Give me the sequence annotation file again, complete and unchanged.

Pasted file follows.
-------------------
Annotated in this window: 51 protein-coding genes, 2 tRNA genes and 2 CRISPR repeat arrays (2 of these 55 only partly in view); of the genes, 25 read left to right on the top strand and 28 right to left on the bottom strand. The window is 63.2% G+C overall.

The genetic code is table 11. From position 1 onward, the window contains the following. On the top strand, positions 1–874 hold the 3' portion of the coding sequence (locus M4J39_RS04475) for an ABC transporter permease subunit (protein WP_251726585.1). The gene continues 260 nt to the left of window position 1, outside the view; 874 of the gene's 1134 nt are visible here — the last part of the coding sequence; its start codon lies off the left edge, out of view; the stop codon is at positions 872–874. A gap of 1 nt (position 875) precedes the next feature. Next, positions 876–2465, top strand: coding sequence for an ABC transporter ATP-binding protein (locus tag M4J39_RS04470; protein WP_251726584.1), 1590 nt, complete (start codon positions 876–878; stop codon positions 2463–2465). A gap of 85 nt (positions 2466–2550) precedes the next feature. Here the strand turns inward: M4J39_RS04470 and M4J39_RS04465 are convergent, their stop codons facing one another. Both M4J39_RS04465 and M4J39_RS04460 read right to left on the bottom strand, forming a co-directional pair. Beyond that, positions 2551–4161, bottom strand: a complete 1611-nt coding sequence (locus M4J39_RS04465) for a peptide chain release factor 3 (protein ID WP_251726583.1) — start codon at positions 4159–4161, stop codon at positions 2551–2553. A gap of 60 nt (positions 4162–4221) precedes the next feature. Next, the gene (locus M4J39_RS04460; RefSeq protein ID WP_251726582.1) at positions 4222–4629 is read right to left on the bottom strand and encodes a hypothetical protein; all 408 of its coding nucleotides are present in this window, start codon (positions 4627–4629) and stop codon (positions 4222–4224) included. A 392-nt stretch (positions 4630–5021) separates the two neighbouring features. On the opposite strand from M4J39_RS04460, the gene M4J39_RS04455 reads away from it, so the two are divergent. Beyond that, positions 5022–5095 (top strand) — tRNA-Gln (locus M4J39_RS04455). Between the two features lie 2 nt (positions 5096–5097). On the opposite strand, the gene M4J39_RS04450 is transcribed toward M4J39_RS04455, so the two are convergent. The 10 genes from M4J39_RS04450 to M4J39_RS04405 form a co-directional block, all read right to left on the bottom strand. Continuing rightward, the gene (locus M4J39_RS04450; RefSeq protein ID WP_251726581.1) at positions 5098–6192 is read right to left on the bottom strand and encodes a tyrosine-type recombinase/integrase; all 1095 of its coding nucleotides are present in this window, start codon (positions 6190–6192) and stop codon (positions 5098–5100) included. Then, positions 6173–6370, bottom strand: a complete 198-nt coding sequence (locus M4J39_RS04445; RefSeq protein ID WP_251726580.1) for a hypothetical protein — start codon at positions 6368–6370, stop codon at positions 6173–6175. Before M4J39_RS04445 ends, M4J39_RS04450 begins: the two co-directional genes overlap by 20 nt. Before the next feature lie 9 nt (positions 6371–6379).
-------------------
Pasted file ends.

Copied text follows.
Annotated in this window: 51 protein-coding genes, 2 tRNA genes and 2 CRISPR repeat arrays (2 of these 55 only partly in view); of the genes, 25 read left to right on the top strand and 28 right to left on the bottom strand. The window is 63.2% G+C overall.

The genetic code is table 11. From position 1 onward, the window contains the following. On the top strand, positions 1–874 hold the 3' portion of the coding sequence (locus M4J39_RS04475) for an ABC transporter permease subunit (protein WP_251726585.1). The gene continues 260 nt to the left of window position 1, outside the view; 874 of the gene's 1134 nt are visible here — the last part of the coding sequence; its start codon lies off the left edge, out of view; the stop codon is at positions 872–874. A gap of 1 nt (position 875) precedes the next feature. Next, positions 876–2465, top strand: coding sequence for an ABC transporter ATP-binding protein (locus tag M4J39_RS04470; protein WP_251726584.1), 1590 nt, complete (start codon positions 876–878; stop codon positions 2463–2465). A gap of 85 nt (positions 2466–2550) precedes the next feature. Here the strand turns inward: M4J39_RS04470 and M4J39_RS04465 are convergent, their stop codons facing one another. Both M4J39_RS04465 and M4J39_RS04460 read right to left on the bottom strand, forming a co-directional pair. Beyond that, positions 2551–4161, bottom strand: a complete 1611-nt coding sequence (locus M4J39_RS04465) for a peptide chain release factor 3 (protein ID WP_251726583.1) — start codon at positions 4159–4161, stop codon at positions 2551–2553. A gap of 60 nt (positions 4162–4221) precedes the next feature. Next, the gene (locus M4J39_RS04460; RefSeq protein ID WP_251726582.1) at positions 4222–4629 is read right to left on the bottom strand and encodes a hypothetical protein; all 408 of its coding nucleotides are present in this window, start codon (positions 4627–4629) and stop codon (positions 4222–4224) included. A 392-nt stretch (positions 4630–5021) separates the two neighbouring features. On the opposite strand from M4J39_RS04460, the gene M4J39_RS04455 reads away from it, so the two are divergent. Beyond that, positions 5022–5095 (top strand) — tRNA-Gln (locus M4J39_RS04455). Between the two features lie 2 nt (positions 5096–5097). On the opposite strand, the gene M4J39_RS04450 is transcribed toward M4J39_RS04455, so the two are convergent. The 10 genes from M4J39_RS04450 to M4J39_RS04405 form a co-directional block, all read right to left on the bottom strand. Continuing rightward, the gene (locus M4J39_RS04450; RefSeq protein ID WP_251726581.1) at positions 5098–6192 is read right to left on the bottom strand and encodes a tyrosine-type recombinase/integrase; all 1095 of its coding nucleotides are present in this window, start codon (positions 6190–6192) and stop codon (positions 5098–5100) included. Then, positions 6173–6370, bottom strand: a complete 198-nt coding sequence (locus M4J39_RS04445; RefSeq protein ID WP_251726580.1) for a hypothetical protein — start codon at positions 6368–6370, stop codon at positions 6173–6175. Before M4J39_RS04445 ends, M4J39_RS04450 begins: the two co-directional genes overlap by 20 nt. Before the next feature lie 9 nt (positions 6371–6379).